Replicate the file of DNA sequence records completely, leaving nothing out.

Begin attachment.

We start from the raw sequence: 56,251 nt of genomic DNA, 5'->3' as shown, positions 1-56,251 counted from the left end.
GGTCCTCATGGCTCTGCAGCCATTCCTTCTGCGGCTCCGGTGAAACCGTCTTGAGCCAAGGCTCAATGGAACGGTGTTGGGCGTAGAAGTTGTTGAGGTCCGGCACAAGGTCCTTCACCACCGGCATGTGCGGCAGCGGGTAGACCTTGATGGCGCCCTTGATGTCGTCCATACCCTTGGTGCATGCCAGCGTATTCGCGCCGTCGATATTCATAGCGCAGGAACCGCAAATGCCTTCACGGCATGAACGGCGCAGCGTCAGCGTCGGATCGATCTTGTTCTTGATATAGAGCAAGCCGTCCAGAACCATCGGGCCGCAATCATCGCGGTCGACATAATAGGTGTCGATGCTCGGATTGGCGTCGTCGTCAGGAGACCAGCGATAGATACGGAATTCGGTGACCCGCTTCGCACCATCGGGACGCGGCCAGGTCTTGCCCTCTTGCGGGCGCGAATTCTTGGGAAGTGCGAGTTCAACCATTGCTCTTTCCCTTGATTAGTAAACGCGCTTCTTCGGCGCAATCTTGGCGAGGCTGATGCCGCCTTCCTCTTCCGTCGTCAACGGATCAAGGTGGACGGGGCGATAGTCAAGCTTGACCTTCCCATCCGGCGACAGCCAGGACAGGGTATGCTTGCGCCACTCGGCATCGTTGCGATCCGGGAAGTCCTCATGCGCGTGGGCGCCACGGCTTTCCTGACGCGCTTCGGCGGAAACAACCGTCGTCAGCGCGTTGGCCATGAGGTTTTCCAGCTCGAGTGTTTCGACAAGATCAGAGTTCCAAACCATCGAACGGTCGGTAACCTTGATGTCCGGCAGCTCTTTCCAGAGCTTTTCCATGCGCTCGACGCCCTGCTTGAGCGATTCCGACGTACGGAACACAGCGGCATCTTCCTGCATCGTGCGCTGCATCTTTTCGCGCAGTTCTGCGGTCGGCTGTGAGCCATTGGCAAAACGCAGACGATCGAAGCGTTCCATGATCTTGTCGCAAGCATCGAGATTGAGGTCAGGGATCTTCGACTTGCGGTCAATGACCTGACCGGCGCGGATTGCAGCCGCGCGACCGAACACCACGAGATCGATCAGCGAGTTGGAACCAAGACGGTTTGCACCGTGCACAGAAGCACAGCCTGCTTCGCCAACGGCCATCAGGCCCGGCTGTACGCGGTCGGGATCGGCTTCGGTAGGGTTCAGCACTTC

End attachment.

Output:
We start from the raw sequence: 56,251 nt of genomic DNA, 5'->3' as shown, positions 1-56,251 counted from the left end.
GGTCCTCATGGCTCTGCAGCCATTCCTTCTGCGGCTCCGGTGAAACCGTCTTGAGCCAAGGCTCAATGGAACGGTGTTGGGCGTAGAAGTTGTTGAGGTCCGGCACAAGGTCCTTCACCACCGGCATGTGCGGCAGCGGGTAGACCTTGATGGCGCCCTTGATGTCGTCCATACCCTTGGTGCATGCCAGCGTATTCGCGCCGTCGATATTCATAGCGCAGGAACCGCAAATGCCTTCACGGCATGAACGGCGCAGCGTCAGCGTCGGATCGATCTTGTTCTTGATATAGAGCAAGCCGTCCAGAACCATCGGGCCGCAATCATCGCGGTCGACATAATAGGTGTCGATGCTCGGATTGGCGTCGTCGTCAGGAGACCAGCGATAGATACGGAATTCGGTGACCCGCTTCGCACCATCGGGACGCGGCCAGGTCTTGCCCTCTTGCGGGCGCGAATTCTTGGGAAGTGCGAGTTCAACCATTGCTCTTTCCCTTGATTAGTAAACGCGCTTCTTCGGCGCAATCTTGGCGAGGCTGATGCCGCCTTCCTCTTCCGTCGTCAACGGATCAAGGTGGACGGGGCGATAGTCAAGCTTGACCTTCCCATCCGGCGACAGCCAGGACAGGGTATGCTTGCGCCACTCGGCATCGTTGCGATCCGGGAAGTCCTCATGCGCGTGGGCGCCACGGCTTTCCTGACGCGCTTCGGCGGAAACAACCGTCGTCAGCGCGTTGGCCATGAGGTTTTCCAGCTCGAGTGTTTCGACAAGATCAGAGTTCCAAACCATCGAACGGTCGGTAACCTTGATGTCCGGCAGCTCTTTCCAGAGCTTTTCCATGCGCTCGACGCCCTGCTTGAGCGATTCCGACGTACGGAACACAGCGGCATCTTCCTGCATCGTGCGCTGCATCTTTTCGCGCAGTTCTGCGGTCGGCTGTGAGCCATTGGCAAAACGCAGACGATCGAAGCGTTCCATGATCTTGTCGCAAGCATCGAGATTGAGGTCAGGGATCTTCGACTTGCGGTCAATGACCTGACCGGCGCGGATTGCAGCCGCGCGACCGAACACCACGAGATCGATCAGCGAGTTGGAACCAAGACGGTTTGCACCGTGCACAGAAGCACAGCCTGCTTCGCCAACGGCCATCAGGCCCGGCTGTACGCGGTCGGGATCGGCTTCGGTAGGGTTCAGCACTTC